FIG. 2 is a block diagram of a phase locked loop system in each of the semiconductor devices in the clock distribution network shown in FIG. 1.
FIG. 3 is a block diagram of a phase locked loop system in the clock distribution chip shown in FIG. 1.
Turning now to the figures, FIG. 1 shows the clock distribution network 10 of the present invention. The network 10 is comprised of a plurality of semiconductor devices 12 that are coupled to a control unit 14 and a clock distribution unit 16. Each of the semiconductor devices 12 and control unit 14 include a means for synchronizing signals transmitted back and forth between each other. An example of one such circuit is a phase locked loop circuit 18 such as the one shown in FIG. 2.
Synchronous communication between the semiconductive devices 12, and control unit 14 can be provided in part by having phase locked loop circuit in each with a frequency multiplier that has the same multiplier factor.
The phase locked loop circuit 18 in FIG. 2 includes an off chip clock receiver 20 that receives the reference external clock from clock distribution circuit 16. Feedback line 22 feeds back the output of the phase locked loop circuit 18 that has been divided by divider 24 into a phase delayed match circuit 26. Phase difference detect circuit 28 compares the phase of the external clock and of the feedback signal and detects a difference in the phase. The phase difference is inputted to voltage control oscillator 30 which outputs an internal clock signal PLL OUT that is multiplied in frequency. Internal clock signal PLL OUT is a higher frequency clock signal in which the ratio of the external reference clock to the internal clock is 1:2N where N is equal to 1, 2, . . . (the binary system is by example only as other integers are possible). The internal clock signal PLL OUT is then distributed internally within each device 12 or control unit 14 for controlling various functions therein. The high frequency internal clock signal is fed back through line 32 to divider 24 which divides the signal with a ratio of 1:2N where N is equal to 1, 2, . . . (again, other integers are possible).
Referring back to FIG. 1, each semiconductor device 12 therefore has a means for receiving an external clock signal of frequency h and a means for generating an internal clock signal of frequency f that is in phase with the external clock signal using the phase locked loop circuit 18. The control unit 14 which provides control signals to each of the semiconductor devices 12 utilizes a phase locked loop circuit 18 to synchronize said signals with the internal clock signals of each of the semiconductor devices.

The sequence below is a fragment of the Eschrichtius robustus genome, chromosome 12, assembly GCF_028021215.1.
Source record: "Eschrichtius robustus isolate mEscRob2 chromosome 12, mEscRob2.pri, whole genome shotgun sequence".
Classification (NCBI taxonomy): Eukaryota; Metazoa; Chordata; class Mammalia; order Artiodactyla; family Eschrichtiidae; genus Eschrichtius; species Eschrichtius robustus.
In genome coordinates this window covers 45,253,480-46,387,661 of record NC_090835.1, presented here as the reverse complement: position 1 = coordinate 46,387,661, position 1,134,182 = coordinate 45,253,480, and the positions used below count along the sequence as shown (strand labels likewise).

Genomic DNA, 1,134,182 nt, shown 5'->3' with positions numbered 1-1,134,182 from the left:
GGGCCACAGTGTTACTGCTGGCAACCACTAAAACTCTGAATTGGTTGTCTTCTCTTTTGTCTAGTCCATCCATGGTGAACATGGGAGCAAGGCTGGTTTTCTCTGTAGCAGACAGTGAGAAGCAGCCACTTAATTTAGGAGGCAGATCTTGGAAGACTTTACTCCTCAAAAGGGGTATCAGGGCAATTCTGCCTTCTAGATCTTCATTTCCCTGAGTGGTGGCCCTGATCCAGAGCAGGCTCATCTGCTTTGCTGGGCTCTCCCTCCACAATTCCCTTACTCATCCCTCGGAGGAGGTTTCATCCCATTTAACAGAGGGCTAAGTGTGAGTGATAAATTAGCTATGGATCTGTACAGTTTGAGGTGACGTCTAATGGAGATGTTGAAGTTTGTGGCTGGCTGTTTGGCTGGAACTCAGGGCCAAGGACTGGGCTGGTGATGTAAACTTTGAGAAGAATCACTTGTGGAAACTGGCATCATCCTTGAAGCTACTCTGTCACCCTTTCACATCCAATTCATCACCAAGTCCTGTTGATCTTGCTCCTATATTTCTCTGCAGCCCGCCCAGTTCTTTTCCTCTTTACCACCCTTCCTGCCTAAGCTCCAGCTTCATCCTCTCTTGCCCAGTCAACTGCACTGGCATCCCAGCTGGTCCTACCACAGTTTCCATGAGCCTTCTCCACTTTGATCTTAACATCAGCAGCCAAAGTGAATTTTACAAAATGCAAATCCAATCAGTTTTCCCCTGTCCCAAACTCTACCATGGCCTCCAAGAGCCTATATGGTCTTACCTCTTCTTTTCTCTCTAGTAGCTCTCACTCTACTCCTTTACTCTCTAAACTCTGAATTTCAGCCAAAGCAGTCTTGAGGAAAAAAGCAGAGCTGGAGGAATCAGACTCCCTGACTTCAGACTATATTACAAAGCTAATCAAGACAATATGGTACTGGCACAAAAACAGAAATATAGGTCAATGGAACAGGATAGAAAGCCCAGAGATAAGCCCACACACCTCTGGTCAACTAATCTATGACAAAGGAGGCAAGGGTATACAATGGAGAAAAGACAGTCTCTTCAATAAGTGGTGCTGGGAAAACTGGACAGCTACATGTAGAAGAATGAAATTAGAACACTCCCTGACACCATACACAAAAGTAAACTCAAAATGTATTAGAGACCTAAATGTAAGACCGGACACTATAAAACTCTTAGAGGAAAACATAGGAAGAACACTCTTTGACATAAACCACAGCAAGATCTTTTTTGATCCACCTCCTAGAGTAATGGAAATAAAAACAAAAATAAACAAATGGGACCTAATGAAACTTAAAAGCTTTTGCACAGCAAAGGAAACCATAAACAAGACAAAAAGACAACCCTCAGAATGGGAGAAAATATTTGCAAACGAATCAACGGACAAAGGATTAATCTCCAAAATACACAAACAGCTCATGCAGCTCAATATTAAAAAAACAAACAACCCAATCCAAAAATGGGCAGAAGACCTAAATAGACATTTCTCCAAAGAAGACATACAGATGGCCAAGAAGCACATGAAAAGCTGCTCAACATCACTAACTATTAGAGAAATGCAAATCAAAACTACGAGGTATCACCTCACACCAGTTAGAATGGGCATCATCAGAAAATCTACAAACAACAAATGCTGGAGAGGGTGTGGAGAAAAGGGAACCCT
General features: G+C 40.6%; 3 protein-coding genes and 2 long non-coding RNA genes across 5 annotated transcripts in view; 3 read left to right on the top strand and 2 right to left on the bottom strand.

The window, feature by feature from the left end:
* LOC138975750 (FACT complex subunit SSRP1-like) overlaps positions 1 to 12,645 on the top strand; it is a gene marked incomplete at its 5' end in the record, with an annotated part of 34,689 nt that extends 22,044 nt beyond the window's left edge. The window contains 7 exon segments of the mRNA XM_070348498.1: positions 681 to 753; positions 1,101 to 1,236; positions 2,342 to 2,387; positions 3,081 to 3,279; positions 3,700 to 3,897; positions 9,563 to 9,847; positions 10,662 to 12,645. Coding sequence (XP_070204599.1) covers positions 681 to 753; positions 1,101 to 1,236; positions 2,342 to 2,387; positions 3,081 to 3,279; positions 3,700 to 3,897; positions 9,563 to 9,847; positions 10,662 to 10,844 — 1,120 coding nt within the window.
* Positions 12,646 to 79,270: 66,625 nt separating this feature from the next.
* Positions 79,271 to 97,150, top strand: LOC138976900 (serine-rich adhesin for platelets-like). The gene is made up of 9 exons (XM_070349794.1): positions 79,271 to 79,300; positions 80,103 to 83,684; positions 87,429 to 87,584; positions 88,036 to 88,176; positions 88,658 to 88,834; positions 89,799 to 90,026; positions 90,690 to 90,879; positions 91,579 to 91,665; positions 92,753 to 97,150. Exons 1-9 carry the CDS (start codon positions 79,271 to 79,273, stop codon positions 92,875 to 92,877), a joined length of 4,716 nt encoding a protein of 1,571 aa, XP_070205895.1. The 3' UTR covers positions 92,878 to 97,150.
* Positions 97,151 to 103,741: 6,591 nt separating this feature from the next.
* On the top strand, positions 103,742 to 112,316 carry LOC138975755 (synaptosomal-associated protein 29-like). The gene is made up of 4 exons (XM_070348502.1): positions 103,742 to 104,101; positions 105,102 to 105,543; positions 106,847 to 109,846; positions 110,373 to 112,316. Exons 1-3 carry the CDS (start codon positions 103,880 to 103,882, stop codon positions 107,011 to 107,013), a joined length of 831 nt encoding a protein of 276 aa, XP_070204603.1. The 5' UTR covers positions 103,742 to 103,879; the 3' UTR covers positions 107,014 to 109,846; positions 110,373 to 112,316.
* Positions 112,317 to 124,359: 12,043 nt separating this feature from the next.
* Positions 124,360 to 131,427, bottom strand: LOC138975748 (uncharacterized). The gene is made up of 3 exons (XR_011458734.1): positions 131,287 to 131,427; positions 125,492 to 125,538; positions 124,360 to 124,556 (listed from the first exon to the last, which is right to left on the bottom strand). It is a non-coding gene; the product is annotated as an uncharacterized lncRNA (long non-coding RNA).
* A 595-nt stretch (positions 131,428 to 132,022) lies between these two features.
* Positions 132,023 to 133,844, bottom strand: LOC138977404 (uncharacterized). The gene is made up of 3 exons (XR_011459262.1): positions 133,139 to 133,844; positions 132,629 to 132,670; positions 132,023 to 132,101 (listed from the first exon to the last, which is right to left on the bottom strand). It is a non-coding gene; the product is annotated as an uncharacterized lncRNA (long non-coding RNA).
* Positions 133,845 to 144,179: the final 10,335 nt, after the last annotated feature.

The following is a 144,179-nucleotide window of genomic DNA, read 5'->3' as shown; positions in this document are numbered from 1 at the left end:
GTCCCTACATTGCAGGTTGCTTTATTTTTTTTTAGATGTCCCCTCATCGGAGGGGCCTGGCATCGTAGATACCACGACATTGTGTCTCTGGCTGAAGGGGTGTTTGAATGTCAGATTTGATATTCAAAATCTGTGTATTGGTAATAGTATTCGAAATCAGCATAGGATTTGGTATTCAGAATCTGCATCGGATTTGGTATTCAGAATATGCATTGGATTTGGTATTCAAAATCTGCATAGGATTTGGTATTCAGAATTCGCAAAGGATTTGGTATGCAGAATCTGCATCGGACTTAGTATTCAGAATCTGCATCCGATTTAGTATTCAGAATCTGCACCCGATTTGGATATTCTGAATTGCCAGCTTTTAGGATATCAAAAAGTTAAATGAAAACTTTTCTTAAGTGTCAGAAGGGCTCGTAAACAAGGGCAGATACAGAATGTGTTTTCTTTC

The clock distribution device 16 provides the external clock signals of frequency h to each of the semiconductor devices 12. The clock distribution circuit 16 synchronizes the external clock signals provided to each semiconductor device with each other. The receiver circuit 20 receives a signal from an on chip clock source or another external clock source such as a crystal oscillator. The clock distribution device sends out clock signals at a frequency h which is less than frequency f and preferably much less. The external clock to the device 16 may be at a high frequency, such as f or higher. A phase locked loop within device 16 will divide the signal into a plurality of low frequency clock signals. The devices 12 with their phase locked loop circuits 18 are boosting the clock signal internally. In addition, the clock distribution device 16 includes means to phase shift the external clock signals with respect to each other by one or more internal clock periods so that the device 16 sends different semiconductor device clocks at different times. For example, if h:f were 1:16 and there were 16 clocks generated, at any one (internal) clock period, only one external clock would be active. In this way, all the internal clock frequencies of all the devices are still synchronized to each other, although at any one time there are fewer external clocks active. Any clock ratio is valid and any kind of clock phase shifting is possible. Communication to and from the chips with the control unit 14 is still synchronized, but the clock power, noise and radiated energy are reduced.
The phase shift within the clock distribution chip 16 can also be implemented in a phase locked loop circuit. One such circuit 34 is shown in block diagram form in FIG. 3. Like numerals for like elements of the circuit in FIG. 2 are used. A plurality of phase shift means 36 shifts phase of the signal from the VCO 30. Each shift means 36 shifts the phase by a different increment I, where I is equal to 0, 1, 2, . . . Feedback line 32 is used to insure the phase allignment between the external clock and the lower frequency clocks. Dividers and multiplier circuits can be added to this line 32 if desired.
Therefore, in the clock distribution network 10 of the present invention, a low speed clock signal 38 is distributed to a large number of clocked semiconductor devices 12 where those devices then internally regenerate high speed clocks phase aligned to the low speed clock. The low speed clock signals 38 are also phase shifted with respect to each other to reduce the amount of radiated energy or electromagnetic interference. There will also be lower power consumption and lower switching noise.